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Siegel: Gardiner won't get complacent with Marlies

Jonas Siegel
10/30/2012 1:53:17 PM
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TORONTO – Jake Gardiner is fine-tuning his shot.

While the NHL lockout offers mostly doom and a good chunk of ill-fated optimism, there is the slightest bit of silver lining for young, rising stars like the 22-year-old from Minnesota and it's the American Hockey League. A surprise standout as a rookie on the Leafs blue line last season, Gardiner is a Marlie these days, intent on making the best of the hold currently placed on his National Hockey League prospects.

"It just gives you the ability to work on some things," he said of his AHL stint this fall.

Call it a looming trap of complacency for the intriguing crop of NHL up-and-comers currently toiling in the American League, a group that includes Jordan Eberle, Ryan Nugent-Hopkins, Brayden Schenn and Cody Hodgson.

The luster isn't quite as bright here in the AHL, the aura of a minor league barn in Peoria light years away from the historic shine of Madison Square Garden. Many young players have endured the long bus rides, overnight journeys and three-game in three-night body sappers before, but after a taste of charter jets, luxury hotels and the best competition in the world, this league is likely to feel much different this time around. Simply put, it's not the NHL and these guys know it.

But if there's a challenge for top guns like Gardiner, it's to treat the league like it is the NHL, promptly demonstrating nightly why they're just a cut above the present competition.

"I expect him to be the best defenceman on our team," said Marlies coach Dallas Eakins of Gardiner. "We've had no problem with him, his motivation, we've had no problem with him playing hard every night, he wants to win, he wants to be the best player on the ice; I think this time for him right now is being well-served.
 
"Listen, I don't want him to become a good player in the American League or a good player in the NHL, we want him to push his limits. There can never be a limit on a player. And if he continues to push that limit every day then who knows what kind of player he ends up at the top level."

Eakins offered a warning to Gardiner after the Marlies run to the Calder Cup final late last spring, impelling him to remain focused in the offseason. "I know that I had a good season last year," said Gardiner before laying out the advice he received, "but don't sit back and don't do anything in the summer. I think some guys do that and hurt themselves a lot so just to keep working hard and doing the same things I did the previous summer to be ready for camp. And I did those things. It was some good advice. Obviously you're happy with what you've done, but it's nothing compared to a lot of people and you want to keep getting better every year."

"The one thing that I love about Jake and I've said it to him a few times during practice is don't pull back," said Eakins. "The way he's practicing right now he is right at the top of the list here. He's head and shoulders above some of our other guys. And what happens sometimes when a guy is practicing that well and that hard is that he'll pull back so he'll fall into the group. It's almost like he doesn't want to stand out, but I keep encouraging him, 'keep pushing the envelope, make them catch up to you, pull the group with you' and he's been doing that for the most part."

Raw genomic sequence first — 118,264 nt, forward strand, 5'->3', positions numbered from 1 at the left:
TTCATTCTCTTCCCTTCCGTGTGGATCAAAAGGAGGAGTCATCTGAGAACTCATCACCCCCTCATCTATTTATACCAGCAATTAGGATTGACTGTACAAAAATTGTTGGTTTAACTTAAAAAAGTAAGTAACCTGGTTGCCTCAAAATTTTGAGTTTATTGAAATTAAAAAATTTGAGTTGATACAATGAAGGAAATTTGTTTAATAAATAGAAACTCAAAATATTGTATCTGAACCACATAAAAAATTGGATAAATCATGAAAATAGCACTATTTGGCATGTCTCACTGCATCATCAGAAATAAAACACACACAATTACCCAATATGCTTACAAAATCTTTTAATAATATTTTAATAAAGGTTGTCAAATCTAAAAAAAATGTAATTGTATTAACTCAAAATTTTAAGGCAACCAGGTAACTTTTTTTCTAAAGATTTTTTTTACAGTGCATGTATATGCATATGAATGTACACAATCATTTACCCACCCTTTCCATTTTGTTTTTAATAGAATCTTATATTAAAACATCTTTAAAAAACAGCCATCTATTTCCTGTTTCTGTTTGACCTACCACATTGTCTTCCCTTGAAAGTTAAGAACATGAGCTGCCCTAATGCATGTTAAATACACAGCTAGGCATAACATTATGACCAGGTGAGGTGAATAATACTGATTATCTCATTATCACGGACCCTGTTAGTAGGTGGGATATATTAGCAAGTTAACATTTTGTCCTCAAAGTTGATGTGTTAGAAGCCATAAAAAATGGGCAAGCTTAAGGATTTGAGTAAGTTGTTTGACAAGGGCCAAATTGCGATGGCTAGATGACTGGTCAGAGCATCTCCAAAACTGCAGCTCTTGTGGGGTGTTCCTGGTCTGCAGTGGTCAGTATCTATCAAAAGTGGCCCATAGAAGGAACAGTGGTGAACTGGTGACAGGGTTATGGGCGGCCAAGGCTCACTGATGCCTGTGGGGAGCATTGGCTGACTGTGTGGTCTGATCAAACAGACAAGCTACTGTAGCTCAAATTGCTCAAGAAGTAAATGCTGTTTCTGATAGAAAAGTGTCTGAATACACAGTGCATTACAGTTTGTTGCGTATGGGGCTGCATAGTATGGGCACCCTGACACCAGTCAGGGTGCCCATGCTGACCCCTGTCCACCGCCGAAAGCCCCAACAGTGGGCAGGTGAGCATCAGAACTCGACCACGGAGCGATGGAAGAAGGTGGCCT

Using his AHL opportunity to heighten his "offensive abilities", Gardiner has specifically set his sights on improving the scope of his shot, its accuracy and precision through traffic. "Shooting for sticks, I think that's one of the things I needed to work on the most and it's been good so far," he explained. A seven-goal man in 75 games with the Leafs a year ago – adding just two in 17 playoff games with the Marlies – Gardiner has fired 22 shots in six games with the Marlies, scoring three times (13.6 per cent accuracy), including the second goal in a 5-4 overtime win against Hamilton on Friday. In an overall sense, it's been obvious most nights that he's just a grade better than the competition, precisely how it should be for a player of his calibre.

With no obvious end in sight to the lockout, Gardiner's AHL work placement will continue as the Marlies hit the road for two-plus weeks, landing in Abbottsford, Houston, Austin, San Antonio and Oklahoma City.

With a temperament that rarely fluctuates above the median or as Eakins puts it, "he doesn't get too fired up about much", Gardiner has the steady approach necessary to the task of remaining on point in an inferior, albeit vastly improved league.

While he's emerged as arguably the most valued commodity within the Leafs organization – outside of maybe only Morgan Rielly, the fifth overall pick in the 2012 Draft – Gardiner seems to understand that he can't sit back on what he accomplished last year – leading all rookie defencemen with 30 points, also earning an All-Rookie team selection – or fall prey to the sophomore swoon that's humbled the careers of so many others before him.

Complacency just isn't an option.

"Don't think you're an all-star or anything like that," he said of his mindset this season, "just be the same way you were the previous summer and then in the season play the same way with more confidence, just don't get too over-confident I guess."

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